We are apt, from all that has been published, to look upon Washington aa a farmer on a large scale, but, when we approach him nearly, we find him also a gardener and a horticulturist. In reading Irving's new life of the great States-man, it is difficult not to extract a passage here and there, and to-day we must be indulged in this respect.

In a letter to the Chevalier de Chastellux, for whom he felt an especial regard, he says: " I will only repeat to you the assurances of my friendship, and of the pleasure I shall feel in seeing you in the shade of those trees which my hands have planted; and which, by their rapid growth, at once indicate a knowledge of my declining years, and their disposition to spread their mantles over me before I go hence to return no more." (Vol. iv. p. 456).

A few pages forward, we come upon the following passages, from the graceful pen of Mr. Irving: - "He had a congenial correspondent in his quondam brother-soldier, Governor Clinton, of New York, whose spear, like his own, had been turned into a pruning-hook.

" Whenever the season is proper, and an opportunity offers/' writes he to the Governor, " I shall be glad to receive the Balsam-trees, or others which you may think curious and exotic with us, as I am endeavoring to improve the grounds about my house in this way." He recommends to the Governor's care certain grape-vines, of the choicest kinds, for the table, which an uncle of the Chevalier de Luzerne had engaged to send from France, and which must be abont to arrive at New York. He is literally going to sit under his own vine and his own fig-tree, and devote himself to the quiet pleasures of rural life.

" At the opening of the year 1785, the entries in his diary show him diligently employed in preparations to improve his groves and shrubbery. On the 10th of January, he notes that the white thorn is in full berry; on the 20th, he begins to clear the pine groves of undergrowth.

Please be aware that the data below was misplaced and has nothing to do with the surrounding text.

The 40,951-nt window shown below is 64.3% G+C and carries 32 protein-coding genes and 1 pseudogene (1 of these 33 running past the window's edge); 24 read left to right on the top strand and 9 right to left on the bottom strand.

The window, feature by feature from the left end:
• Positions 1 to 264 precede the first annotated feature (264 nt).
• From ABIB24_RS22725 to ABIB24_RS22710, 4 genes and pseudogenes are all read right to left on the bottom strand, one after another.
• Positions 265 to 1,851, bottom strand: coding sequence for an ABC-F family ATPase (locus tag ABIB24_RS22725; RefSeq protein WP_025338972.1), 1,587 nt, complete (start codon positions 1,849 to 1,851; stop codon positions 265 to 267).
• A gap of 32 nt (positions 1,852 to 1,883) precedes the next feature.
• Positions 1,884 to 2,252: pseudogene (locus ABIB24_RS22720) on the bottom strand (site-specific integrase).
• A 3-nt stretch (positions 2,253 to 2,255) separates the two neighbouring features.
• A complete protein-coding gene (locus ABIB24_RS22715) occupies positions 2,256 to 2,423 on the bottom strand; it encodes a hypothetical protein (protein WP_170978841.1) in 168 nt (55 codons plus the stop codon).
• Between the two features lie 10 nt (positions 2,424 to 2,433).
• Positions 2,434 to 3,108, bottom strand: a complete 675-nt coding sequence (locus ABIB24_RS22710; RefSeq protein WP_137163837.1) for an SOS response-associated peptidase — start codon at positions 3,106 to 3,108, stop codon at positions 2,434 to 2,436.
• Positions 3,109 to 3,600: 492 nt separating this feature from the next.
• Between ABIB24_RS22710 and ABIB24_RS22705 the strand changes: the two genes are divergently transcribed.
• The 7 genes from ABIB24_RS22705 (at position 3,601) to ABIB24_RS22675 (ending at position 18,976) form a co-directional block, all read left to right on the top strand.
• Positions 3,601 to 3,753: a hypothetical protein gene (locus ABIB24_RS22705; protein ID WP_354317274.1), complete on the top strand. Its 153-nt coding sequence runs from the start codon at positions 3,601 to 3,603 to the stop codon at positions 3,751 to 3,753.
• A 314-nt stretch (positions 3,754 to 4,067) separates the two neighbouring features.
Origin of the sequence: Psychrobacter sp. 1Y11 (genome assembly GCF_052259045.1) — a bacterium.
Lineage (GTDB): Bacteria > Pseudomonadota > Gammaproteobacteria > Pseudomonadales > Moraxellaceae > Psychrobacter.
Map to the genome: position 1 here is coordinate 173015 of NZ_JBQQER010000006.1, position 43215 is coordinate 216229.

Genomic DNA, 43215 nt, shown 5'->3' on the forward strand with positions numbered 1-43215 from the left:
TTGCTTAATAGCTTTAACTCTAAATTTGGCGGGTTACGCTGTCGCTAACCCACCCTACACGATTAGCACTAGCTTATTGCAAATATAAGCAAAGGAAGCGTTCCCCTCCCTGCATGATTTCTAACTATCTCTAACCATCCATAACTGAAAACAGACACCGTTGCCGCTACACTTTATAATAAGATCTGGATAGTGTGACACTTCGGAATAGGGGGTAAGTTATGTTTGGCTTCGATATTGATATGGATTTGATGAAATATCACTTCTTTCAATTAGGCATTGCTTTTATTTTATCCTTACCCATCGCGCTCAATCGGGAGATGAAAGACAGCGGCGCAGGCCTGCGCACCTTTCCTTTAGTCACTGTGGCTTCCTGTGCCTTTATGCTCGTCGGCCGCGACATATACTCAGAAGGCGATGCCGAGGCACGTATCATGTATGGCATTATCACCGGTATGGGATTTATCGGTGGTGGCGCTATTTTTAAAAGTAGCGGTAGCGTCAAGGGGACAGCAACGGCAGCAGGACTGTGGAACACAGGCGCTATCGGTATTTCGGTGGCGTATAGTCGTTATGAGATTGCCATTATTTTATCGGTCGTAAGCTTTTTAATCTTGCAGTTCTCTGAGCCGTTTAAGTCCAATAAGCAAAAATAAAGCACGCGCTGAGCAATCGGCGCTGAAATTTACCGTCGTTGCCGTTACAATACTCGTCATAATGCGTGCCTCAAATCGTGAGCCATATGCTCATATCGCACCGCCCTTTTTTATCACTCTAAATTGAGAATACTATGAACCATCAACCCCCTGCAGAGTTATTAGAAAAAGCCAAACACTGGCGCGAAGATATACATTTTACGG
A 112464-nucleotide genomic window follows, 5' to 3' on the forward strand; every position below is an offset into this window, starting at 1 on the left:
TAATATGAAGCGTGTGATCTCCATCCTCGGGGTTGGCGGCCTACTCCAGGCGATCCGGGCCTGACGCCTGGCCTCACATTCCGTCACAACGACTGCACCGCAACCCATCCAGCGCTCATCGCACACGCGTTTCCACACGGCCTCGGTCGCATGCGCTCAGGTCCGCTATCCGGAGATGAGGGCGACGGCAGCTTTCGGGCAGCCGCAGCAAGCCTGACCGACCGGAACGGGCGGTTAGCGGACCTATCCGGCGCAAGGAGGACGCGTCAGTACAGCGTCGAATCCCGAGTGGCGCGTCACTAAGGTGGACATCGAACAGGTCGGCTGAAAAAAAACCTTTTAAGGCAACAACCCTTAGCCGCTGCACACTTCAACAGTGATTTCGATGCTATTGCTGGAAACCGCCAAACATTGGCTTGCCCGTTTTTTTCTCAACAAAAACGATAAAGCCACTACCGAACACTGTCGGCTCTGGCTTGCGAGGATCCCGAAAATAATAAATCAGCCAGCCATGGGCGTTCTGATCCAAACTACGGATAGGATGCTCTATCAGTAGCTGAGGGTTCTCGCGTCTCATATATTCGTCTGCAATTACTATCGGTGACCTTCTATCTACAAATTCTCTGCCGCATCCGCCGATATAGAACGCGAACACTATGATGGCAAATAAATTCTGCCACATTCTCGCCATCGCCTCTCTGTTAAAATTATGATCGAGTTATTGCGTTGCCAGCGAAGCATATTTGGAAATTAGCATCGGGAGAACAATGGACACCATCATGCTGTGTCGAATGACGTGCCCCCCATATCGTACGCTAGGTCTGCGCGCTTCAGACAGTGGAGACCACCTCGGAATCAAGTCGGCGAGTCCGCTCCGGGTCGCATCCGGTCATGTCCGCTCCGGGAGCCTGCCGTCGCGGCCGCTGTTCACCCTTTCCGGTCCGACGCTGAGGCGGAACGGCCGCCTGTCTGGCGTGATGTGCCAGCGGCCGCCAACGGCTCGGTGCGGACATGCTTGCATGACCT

" In February, he transplants ivy under the walls of the garden, to which it still clings. In March, he is planting hemlock-trees, that most beautiful species of American evergreens, numbers of which had been brought hither from Occo-quan. In April, he is sowing holly berries in drills, some adjoining a green-brier hedge on the north side of the garden gate; others in a semicircle on the lawn. Many of the holly bushes thus produced, are still flourishing about the place, in full vigor. He had learned the policy, not sufficiently adopted in our country, of clothing his ornamented grounds as much as possible with evergreens, which resist the rigors of our winter, and keep up a cheering verdure throughout the year. Of the trees fitted for shade in pasture land, he notes the locust, maple, black mulberry, black walnut, black gum, dogwood, and sassafras, none of which, he observes, materially injure the grass beneath them.

"Is, then, for once a soldier's dream realized f Is he in perfect enjoyment of that seclusion from the world and its distractions, which he had so often pictured to himself amid the hardships and turmoils of the camp? Alas, no! The 'post,' that' herald of a noisy world/ invades his quiet, and loads his table with letters, until correspondence becomes an intolerable burden".

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